Arnold weaves episodes of abuse and trauma throughout the book, none of which Ash wants to think about. Memories of past hurt repeat and taunt her. She remembers her affair with Kate – a woman who she still obsesses over. Mentions of ‘Papa’ recur. At times there are dangerous hints of past experience: ‘there was only breath, coming out from my chest, and Papa.’
Then, amidst the broken weather, Ash sexually abuses Charlie. It is sudden, and almost instantly Ash works to suppress it, keep it down. In doing so, she sinks further into incomprehension. Arnold skilfully delineates Ash’s path from abused to abuser and suggests how past trauma comes to bear on the present. From the beginning of the book, we have been encouraged to sympathise with Ash. But when she commits the wrong she will not speak of (but always returns to), we are provoked into discomfort. Yet still we go on hearing her thoughts, seeing through her eyes, even as we recoil. ‘Can you still sympathise?’ the book asks. Slip of a Fish is tauntingly immersive.
After the event, Ash’s relationship with her daughter cannot be the same. The ‘heavy’ sky only grows heavier, the heat more oppressive. Arnold’s language crescendos as Ash loses grip. The recurrence of Kate in her head seeps out into her material existence. ‘Kate followed me all the way home,’ she observes, ‘I heard her footsteps under the wind.’ Her thoughts overlap and confuse.
I was sure. I was standing at her door, I was sure, was shore, and swam. I swam towards her as soon as I knew. I thought she was OK, and it doesn’t hurt, it isn’t meant to hurt if you don’t mean it that way and who was it who said that? The first time, I mean.
The language intensifies through sparse sentences and ideas which are broken down or combined. Ash seeks to evade the significant experiences of the novel, but in doing so she can rest on nothing. She resists her own reality. The flippancy of her thoughts, the speed that they travel at, is like running past something you want to avoid. You get past, but you pass it nonetheless. Blurred, distorted, but there. This is how she resists both the actions taken against her, and the actions she takes against her daughter. She sprints and glimpses, the movement leaving her unstable. Arnold compacts Ash’s linguistic connections so they arrive quicker and quicker, until it seems Ash is supported only by the flow of language. It’s raining – rain – reins – ‘Abbott’s loosened the rains’. The meaning becomes nonsensical, and yet, Arnold has trained the reader to see the sense Ash sees. Ash is undone by her own mind, but by the end of the novel, it is a mind the reader fully inhabits and is close to understanding.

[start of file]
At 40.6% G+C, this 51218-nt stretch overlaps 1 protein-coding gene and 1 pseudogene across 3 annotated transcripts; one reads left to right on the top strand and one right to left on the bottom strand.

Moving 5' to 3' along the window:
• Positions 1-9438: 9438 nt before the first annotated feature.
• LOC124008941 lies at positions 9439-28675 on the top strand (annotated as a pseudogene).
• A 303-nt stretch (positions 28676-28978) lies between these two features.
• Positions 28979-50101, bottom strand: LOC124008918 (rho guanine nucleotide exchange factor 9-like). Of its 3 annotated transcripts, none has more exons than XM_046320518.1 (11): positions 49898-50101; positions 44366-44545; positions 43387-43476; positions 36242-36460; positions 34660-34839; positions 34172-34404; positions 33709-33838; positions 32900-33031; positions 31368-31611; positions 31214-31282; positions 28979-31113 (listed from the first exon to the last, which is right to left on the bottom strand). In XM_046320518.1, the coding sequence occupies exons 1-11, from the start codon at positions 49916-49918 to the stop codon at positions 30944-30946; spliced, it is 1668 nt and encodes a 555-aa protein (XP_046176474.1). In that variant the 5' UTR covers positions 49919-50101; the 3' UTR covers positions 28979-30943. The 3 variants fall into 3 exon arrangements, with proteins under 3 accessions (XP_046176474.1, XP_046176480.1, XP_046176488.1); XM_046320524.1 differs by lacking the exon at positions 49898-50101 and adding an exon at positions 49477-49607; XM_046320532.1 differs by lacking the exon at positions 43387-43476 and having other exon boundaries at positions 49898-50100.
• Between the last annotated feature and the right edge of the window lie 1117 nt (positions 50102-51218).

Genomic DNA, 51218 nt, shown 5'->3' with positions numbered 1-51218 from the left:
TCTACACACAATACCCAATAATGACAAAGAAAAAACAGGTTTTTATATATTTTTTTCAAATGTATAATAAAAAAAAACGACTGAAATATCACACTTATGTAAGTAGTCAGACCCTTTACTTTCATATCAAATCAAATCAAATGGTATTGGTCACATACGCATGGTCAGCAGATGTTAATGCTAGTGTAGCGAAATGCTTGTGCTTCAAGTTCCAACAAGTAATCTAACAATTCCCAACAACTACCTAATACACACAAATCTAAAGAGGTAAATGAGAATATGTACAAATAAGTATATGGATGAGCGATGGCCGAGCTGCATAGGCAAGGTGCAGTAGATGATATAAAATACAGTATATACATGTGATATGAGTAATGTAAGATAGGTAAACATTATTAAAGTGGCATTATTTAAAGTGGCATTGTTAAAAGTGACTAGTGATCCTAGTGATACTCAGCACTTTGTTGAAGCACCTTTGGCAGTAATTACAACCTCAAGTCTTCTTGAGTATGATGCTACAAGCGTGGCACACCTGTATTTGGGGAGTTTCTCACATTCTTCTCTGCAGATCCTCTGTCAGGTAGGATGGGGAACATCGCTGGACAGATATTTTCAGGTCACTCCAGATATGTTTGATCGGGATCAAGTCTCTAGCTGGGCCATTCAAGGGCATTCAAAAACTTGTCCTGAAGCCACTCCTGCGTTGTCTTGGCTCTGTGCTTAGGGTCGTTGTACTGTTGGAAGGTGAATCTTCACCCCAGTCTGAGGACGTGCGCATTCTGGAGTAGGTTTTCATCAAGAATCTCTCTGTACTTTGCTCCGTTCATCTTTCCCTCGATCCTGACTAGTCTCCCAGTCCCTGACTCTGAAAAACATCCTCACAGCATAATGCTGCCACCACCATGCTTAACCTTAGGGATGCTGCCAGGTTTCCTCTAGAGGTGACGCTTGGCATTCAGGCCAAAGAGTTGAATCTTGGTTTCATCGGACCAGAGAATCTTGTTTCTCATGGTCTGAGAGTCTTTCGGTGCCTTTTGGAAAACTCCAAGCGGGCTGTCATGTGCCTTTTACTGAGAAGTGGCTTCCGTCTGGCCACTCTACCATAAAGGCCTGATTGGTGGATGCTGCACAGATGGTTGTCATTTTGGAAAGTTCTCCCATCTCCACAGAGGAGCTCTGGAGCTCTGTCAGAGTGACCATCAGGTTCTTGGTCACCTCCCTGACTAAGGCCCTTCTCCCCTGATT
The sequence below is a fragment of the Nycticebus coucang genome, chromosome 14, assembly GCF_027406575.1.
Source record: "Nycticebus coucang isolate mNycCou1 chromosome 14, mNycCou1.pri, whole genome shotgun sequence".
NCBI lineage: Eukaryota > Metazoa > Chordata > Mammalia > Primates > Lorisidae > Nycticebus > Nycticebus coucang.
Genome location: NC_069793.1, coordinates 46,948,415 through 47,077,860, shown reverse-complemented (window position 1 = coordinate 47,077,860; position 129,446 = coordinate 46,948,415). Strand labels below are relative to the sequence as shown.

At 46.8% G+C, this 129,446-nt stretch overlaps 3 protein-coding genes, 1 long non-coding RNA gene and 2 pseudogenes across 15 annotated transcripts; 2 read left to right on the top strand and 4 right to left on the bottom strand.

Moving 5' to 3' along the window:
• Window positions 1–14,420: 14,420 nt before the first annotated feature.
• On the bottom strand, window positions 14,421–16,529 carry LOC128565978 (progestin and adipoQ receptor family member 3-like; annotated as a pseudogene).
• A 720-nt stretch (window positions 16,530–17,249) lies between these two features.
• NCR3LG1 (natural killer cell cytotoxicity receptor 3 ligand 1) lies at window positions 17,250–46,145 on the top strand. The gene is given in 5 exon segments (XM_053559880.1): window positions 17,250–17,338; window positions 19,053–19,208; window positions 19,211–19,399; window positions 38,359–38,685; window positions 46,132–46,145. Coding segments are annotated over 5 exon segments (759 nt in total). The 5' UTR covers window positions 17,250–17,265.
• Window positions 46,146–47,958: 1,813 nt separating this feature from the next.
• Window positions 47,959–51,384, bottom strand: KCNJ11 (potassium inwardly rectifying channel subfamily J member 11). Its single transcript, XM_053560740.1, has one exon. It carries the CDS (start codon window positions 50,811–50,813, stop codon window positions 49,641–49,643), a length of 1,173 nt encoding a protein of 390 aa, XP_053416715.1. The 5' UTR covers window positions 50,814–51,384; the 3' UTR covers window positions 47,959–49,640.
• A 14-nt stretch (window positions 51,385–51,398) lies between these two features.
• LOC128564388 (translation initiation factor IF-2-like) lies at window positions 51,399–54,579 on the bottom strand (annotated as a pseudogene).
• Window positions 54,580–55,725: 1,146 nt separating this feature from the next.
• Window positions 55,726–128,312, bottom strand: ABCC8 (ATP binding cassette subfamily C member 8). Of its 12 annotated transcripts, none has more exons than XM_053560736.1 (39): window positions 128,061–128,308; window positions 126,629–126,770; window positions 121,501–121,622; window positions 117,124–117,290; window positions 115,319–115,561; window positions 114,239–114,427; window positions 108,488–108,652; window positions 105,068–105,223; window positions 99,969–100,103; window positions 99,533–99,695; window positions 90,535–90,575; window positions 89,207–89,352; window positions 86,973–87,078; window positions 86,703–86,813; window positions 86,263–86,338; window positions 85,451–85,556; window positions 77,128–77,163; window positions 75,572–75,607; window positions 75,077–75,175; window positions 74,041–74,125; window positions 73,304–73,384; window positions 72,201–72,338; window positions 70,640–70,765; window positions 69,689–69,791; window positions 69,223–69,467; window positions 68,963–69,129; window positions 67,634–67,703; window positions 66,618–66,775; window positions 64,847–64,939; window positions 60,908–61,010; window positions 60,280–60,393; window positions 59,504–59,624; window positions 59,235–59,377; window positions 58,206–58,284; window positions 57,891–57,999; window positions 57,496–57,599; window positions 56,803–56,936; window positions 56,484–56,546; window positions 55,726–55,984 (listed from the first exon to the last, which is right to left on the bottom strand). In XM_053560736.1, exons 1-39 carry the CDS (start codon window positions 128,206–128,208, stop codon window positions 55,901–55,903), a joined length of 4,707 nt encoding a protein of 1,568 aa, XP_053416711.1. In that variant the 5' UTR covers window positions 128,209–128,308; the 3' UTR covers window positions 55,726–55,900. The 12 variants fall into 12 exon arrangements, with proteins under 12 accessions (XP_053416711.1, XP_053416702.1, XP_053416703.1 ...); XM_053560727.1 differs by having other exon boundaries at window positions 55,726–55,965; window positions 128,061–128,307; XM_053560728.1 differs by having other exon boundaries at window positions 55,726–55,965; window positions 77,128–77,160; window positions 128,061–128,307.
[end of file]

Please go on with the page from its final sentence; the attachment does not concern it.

Ash’s linguistic flexibility gives play and musicality to a book that is deeply heavy. The jester-like flow of puns and word associations is at times disturbingly childish. Ash returns to thoughts of committing abuse, only to desperately try and change direction. As the novel draws to a close, her desperation becomes fatal. Unlike her collection, where she gathers words willingly, with trauma she cannot choose. It seeps in, it collects and it takes over.